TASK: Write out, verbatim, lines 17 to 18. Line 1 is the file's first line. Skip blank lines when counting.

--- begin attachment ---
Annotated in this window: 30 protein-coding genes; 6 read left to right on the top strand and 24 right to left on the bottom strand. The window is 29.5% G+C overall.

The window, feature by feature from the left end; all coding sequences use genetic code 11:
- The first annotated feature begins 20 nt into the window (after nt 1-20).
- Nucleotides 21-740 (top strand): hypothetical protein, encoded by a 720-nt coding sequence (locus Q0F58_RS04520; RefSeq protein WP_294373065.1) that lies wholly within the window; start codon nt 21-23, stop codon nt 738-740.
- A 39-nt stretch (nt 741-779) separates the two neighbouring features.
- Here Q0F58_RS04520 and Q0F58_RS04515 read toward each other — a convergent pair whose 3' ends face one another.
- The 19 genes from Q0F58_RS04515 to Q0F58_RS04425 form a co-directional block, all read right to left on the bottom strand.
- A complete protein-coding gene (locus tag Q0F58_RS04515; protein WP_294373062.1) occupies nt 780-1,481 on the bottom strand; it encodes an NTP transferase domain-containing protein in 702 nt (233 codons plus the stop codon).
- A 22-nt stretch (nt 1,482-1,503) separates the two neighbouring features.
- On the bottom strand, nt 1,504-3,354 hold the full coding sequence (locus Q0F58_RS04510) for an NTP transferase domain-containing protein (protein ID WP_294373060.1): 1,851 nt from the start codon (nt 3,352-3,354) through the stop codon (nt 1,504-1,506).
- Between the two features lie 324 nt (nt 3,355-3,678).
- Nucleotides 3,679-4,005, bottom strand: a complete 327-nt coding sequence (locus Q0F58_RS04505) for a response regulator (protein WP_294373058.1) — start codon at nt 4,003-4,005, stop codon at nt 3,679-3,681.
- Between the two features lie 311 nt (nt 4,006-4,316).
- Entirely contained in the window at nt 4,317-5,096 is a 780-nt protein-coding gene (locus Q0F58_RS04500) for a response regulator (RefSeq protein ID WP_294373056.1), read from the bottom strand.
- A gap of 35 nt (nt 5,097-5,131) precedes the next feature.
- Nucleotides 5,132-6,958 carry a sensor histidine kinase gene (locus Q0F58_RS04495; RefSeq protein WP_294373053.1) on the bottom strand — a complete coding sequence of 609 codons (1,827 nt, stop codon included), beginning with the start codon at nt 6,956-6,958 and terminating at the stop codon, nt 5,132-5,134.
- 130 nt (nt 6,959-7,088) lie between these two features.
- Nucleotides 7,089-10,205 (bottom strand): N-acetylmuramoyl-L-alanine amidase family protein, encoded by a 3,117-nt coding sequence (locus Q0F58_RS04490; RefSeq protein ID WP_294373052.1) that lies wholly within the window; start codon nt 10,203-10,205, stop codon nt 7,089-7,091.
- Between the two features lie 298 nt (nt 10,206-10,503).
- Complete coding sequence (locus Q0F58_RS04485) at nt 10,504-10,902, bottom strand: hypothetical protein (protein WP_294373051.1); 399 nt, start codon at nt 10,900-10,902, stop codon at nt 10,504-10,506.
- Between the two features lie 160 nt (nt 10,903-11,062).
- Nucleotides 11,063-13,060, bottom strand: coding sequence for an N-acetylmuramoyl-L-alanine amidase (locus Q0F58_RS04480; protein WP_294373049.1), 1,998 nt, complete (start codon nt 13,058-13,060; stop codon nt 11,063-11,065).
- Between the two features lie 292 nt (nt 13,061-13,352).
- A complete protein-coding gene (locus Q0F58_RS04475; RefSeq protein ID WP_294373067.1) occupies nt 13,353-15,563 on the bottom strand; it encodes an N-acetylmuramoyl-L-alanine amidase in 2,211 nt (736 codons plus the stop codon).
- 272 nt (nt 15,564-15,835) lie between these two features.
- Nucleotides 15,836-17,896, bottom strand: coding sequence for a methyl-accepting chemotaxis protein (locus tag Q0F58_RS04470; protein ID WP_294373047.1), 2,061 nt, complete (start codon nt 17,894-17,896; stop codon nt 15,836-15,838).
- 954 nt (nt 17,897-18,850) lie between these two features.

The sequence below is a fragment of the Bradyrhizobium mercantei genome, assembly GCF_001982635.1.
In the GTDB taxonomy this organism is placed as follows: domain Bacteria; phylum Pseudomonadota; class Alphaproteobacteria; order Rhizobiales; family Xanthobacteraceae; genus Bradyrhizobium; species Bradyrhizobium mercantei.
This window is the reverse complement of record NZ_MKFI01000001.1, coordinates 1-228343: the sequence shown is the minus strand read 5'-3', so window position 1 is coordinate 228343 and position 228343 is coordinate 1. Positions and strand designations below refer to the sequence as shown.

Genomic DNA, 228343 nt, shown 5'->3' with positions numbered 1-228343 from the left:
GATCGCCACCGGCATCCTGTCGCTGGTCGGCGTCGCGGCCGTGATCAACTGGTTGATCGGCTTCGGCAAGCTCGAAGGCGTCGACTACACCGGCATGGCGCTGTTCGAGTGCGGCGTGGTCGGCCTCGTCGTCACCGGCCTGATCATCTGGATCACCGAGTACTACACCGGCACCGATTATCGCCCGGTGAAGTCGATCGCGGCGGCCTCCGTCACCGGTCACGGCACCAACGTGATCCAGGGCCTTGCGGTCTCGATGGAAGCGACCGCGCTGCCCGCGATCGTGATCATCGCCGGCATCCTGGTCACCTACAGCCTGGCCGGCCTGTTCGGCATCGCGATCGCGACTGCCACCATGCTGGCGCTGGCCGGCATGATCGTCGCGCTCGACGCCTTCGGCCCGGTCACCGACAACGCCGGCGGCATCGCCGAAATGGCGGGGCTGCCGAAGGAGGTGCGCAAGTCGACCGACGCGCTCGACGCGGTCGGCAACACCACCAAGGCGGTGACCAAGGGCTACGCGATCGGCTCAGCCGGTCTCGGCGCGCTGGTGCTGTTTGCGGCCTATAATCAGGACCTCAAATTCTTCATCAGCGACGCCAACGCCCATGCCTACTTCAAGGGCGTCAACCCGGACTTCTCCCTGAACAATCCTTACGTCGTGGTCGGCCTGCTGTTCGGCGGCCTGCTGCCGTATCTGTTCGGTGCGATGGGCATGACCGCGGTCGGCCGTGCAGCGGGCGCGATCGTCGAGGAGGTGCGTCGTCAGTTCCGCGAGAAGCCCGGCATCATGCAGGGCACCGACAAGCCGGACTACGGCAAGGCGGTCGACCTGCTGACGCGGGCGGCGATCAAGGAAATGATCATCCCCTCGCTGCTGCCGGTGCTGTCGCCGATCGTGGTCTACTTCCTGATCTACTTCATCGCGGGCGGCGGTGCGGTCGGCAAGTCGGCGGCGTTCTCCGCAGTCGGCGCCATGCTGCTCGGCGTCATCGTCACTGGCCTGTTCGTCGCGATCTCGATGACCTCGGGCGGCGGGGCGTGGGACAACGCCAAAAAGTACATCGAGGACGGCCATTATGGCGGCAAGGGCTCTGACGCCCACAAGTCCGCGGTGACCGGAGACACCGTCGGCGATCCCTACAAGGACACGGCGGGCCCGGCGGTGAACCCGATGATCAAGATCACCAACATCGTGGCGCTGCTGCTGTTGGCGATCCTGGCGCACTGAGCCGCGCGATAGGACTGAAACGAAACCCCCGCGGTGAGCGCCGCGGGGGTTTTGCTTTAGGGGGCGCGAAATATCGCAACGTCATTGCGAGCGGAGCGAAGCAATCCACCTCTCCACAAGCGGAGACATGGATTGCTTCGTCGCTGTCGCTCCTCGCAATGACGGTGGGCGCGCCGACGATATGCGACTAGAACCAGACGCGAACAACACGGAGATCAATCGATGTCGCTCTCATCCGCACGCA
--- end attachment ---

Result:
- 130 nt (nt 6,959-7,088) lie between these two features.
- Nucleotides 7,089-10,205 (bottom strand): N-acetylmuramoyl-L-alanine amidase family protein, encoded by a 3,117-nt coding sequence (locus Q0F58_RS04490; RefSeq protein ID WP_294373052.1) that lies wholly within the window; start codon nt 10,203-10,205, stop codon nt 7,089-7,091.